Back in ’96 people had grown tired of horror movies. They’d seen them all and they always knew what would happen. Out of nowhere came Wes Craven’s Scream, a horror movie about teens who had actually seen all horror movies and knew all the horror movie cliches and tropes. Before yesterday I was one of the few people on the planet who was not familiar with the Scream series so I sat down and pretty much did a Scream marathon. One of the most important things about doing a marathon is sitting through both the good movies and the bad ones and well, The marathon certainly had it’s ups and downs, but I really had a great time.
This is the one that started it all, from the legendary opening scene to the fantastic final one, Scream is a smart, surprisingly funny and above all, genuinely scary film. I can’t think of another film that strikes such a perfect balance between horror and comedy. Now I’m someone who has a tough time watching horror films because of the whole dreary atmosphere they create, not with this though, I had a blast watching Scream. What makes this movie so great though, is really the self-awareness, it’s a movie that knows it’s a movie and the script from Kevin Williamson is truly king. The dialogue is razor-sharp and witty, consistently poking fun at itself and the horror genre but the central mystery is what keeps it all extremely intriguing. The performances too are excellent, Neve Campbell gives the best and strongest performance of the film as Sidney Prescott but Courtney Cox, David Arquette and Jamie Kennedy are also very good in their respective roles and Skeet Ulrich nearly steals the show as Billy Loomis.
Scream 2 (1997)
To quote Randy; ”There are certain rules that one must abide by in order to create a successful sequel. Number one: the body count is always bigger. Number two: the death scenes are always much more elaborate – more blood, more gore. And number three: never, ever, under any circumstances, assume the killer is dead” Scream 2 follows all these rules and emerges as a more than worthy sequel to it’s brilliant predecessor, even though it can’t quite match it’s brilliance. Both director Wes Craven and writer Kevin Williamson are up to the task with Scream 2, Craven directs the film with almost the same tenacity as the first once again providing us with a memorable opening scene and the writing from Williamson has gotten even more smarter and self-aware poking fun at sequels this time while also proving that sequels can in fact work. I like the performances too, Neve Campbell, Courtney Cox, David Arquette and Jamie Kennedy all do a great job of reprising their roles and liked the addition of Timothy Olyphant to the cast. The entire film too is almost as good as the first one but the disappointing ending is really the only thing that lets it down.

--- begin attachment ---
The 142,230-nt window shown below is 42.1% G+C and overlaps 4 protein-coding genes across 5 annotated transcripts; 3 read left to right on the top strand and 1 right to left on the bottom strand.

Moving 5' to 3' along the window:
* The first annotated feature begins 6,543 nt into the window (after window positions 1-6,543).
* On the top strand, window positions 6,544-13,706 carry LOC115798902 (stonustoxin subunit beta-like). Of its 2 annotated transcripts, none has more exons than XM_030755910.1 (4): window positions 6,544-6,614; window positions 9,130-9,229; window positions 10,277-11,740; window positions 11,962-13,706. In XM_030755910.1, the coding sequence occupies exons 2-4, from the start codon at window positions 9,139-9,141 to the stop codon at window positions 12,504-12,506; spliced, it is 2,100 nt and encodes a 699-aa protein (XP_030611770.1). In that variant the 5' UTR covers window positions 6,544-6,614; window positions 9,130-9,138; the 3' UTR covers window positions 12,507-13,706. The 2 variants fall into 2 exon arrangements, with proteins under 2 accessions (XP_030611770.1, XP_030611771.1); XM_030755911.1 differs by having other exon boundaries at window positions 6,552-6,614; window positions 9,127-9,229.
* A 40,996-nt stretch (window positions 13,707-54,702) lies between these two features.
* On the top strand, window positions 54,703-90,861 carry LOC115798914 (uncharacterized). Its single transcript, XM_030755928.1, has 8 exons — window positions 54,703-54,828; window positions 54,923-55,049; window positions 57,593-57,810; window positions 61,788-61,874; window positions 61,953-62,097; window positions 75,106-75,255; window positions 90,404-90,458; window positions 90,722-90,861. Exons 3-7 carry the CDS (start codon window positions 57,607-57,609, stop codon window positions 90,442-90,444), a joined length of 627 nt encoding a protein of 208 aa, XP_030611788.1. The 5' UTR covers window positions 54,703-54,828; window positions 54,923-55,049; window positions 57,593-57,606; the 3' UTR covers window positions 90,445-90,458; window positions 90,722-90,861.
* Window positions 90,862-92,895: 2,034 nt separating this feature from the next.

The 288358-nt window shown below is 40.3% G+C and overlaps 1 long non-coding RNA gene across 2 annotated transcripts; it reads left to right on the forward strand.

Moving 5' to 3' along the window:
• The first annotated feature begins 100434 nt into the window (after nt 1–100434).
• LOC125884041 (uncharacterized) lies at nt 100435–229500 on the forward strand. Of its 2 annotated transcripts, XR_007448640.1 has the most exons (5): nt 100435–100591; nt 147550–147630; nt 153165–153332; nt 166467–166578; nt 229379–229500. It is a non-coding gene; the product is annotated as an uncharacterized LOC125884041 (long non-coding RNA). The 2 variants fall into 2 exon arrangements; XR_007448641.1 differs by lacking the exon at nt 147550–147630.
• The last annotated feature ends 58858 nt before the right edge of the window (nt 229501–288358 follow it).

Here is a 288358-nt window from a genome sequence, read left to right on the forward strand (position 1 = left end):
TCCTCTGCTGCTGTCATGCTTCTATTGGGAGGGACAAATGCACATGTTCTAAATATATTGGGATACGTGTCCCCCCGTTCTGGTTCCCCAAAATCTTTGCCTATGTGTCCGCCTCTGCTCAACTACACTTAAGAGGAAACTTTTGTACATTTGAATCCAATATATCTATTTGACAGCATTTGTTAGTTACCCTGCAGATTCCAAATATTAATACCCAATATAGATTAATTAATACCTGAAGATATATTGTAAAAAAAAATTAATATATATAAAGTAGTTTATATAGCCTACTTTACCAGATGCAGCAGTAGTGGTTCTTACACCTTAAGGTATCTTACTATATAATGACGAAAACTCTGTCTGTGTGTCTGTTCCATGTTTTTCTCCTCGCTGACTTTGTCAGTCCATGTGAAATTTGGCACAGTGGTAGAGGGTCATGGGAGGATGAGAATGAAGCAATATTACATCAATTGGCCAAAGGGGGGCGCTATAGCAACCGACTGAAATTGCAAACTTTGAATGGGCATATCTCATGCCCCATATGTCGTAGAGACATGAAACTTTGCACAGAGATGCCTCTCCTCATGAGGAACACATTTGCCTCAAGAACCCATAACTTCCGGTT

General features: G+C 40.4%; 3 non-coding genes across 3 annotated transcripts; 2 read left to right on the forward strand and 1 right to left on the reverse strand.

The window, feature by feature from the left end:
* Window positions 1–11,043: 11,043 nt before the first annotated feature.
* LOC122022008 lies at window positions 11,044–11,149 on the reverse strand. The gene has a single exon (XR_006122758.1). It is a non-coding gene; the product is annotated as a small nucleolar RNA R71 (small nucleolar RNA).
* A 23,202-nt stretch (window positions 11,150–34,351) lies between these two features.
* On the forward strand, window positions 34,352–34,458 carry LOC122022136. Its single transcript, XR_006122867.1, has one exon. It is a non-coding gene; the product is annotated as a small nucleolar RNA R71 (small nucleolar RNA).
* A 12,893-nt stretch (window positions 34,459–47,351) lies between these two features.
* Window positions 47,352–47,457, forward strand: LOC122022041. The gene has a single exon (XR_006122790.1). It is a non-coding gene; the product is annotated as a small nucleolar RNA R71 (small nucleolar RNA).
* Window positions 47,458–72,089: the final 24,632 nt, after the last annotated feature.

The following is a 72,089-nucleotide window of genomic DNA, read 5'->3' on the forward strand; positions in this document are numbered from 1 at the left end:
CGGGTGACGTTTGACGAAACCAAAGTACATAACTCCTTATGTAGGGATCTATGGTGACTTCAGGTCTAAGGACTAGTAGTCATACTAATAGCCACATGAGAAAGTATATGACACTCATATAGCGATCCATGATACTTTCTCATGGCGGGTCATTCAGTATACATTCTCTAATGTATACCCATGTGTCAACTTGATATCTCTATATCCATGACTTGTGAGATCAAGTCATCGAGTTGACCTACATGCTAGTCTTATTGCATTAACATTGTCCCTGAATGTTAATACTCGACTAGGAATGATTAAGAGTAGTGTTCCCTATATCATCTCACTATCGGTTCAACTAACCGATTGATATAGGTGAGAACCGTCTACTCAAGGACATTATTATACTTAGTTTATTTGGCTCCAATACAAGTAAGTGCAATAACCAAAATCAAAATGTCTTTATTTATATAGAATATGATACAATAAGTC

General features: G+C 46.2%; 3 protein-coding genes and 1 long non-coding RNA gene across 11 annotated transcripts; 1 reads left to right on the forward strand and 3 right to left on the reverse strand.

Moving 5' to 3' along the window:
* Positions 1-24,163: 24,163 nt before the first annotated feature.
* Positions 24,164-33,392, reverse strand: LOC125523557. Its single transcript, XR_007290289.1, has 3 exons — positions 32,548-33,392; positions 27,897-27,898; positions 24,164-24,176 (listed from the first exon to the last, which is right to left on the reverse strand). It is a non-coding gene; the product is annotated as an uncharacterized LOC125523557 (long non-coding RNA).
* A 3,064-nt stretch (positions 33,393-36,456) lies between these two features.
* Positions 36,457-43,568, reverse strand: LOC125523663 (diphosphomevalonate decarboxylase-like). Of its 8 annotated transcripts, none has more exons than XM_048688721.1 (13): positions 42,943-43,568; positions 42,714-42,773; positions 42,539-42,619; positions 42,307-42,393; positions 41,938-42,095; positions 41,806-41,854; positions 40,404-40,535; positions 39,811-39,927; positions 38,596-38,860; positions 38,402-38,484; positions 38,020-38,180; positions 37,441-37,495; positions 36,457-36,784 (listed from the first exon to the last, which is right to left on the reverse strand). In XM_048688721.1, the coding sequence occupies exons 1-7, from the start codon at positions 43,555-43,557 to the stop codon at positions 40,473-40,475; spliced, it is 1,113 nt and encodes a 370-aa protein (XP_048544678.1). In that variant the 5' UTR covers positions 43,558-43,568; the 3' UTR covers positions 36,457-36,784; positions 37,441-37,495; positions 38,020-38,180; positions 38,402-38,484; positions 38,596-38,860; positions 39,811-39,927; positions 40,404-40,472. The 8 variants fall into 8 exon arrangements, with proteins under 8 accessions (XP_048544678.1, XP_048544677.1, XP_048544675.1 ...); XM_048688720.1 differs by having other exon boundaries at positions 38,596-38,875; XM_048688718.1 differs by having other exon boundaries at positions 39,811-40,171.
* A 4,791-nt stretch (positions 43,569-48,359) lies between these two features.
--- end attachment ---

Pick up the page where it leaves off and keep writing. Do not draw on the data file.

Scream 3 (2000)
Scream was the brainchild of Kevin Williamson and doing a film that wasn’t written by him was always going to be a big mistake but Scream 3 made this mistake and the film is by far the most disappointing film of the entire series. What’s worse though is that they couldn’t find a better writer than Ehren Kruger, the same guy who went on to write the Transformers movies later on. While it definitely has some good moments and it’s great to see, Neve Campbell, David Arquette and Courtney Cox back, this movie simply can’t be saved because the script is just too lackluster and seems to have dropped all the comedy, horror and self-awareness that made the first two great. Everything in this movie from the plot to the final reveal feels like something out of a Scooby-Doo cartoon, in fact the only thing missing is the bad guy saying; ”I would have gotten away with it if it wasn’t for you meddling kids”. Embarrassing.
Scream 4 (2011)
The final and most underrated movie of the series brought back things to way the way they should have been in the first place, which is having Wes Craven behind the camera and Kevin Williamson writing. Now the meta, self-aware humor is what made the first two films so memorable and the lack of it made the third one forgettable, Scream 4 brought it back and this time the joke was about the latest trend of horror remakes. The film is also by far the most gory film of the entire series, the deaths are more bloody than suspenseful and a lot of the plot feels like a remake of the first film – a direction the film deliberately takes – but then it isn’t quite a remake. There are a lot of this movie that feel off and out-of-place too though and the twist is kind of a mixed bag, all though it’s surprising and has some great shock value, it’s not particularly memorable. I also think the new additions of Emma Roberts, Hayden Panettiere, Rory Culkin are pretty okay ones and I wasn’t all that impressed with their characters. All in all though, it’s still a satisfying and entertaining end to the franchise that feels very relevant to 2011.
Overall Score: 8.4/10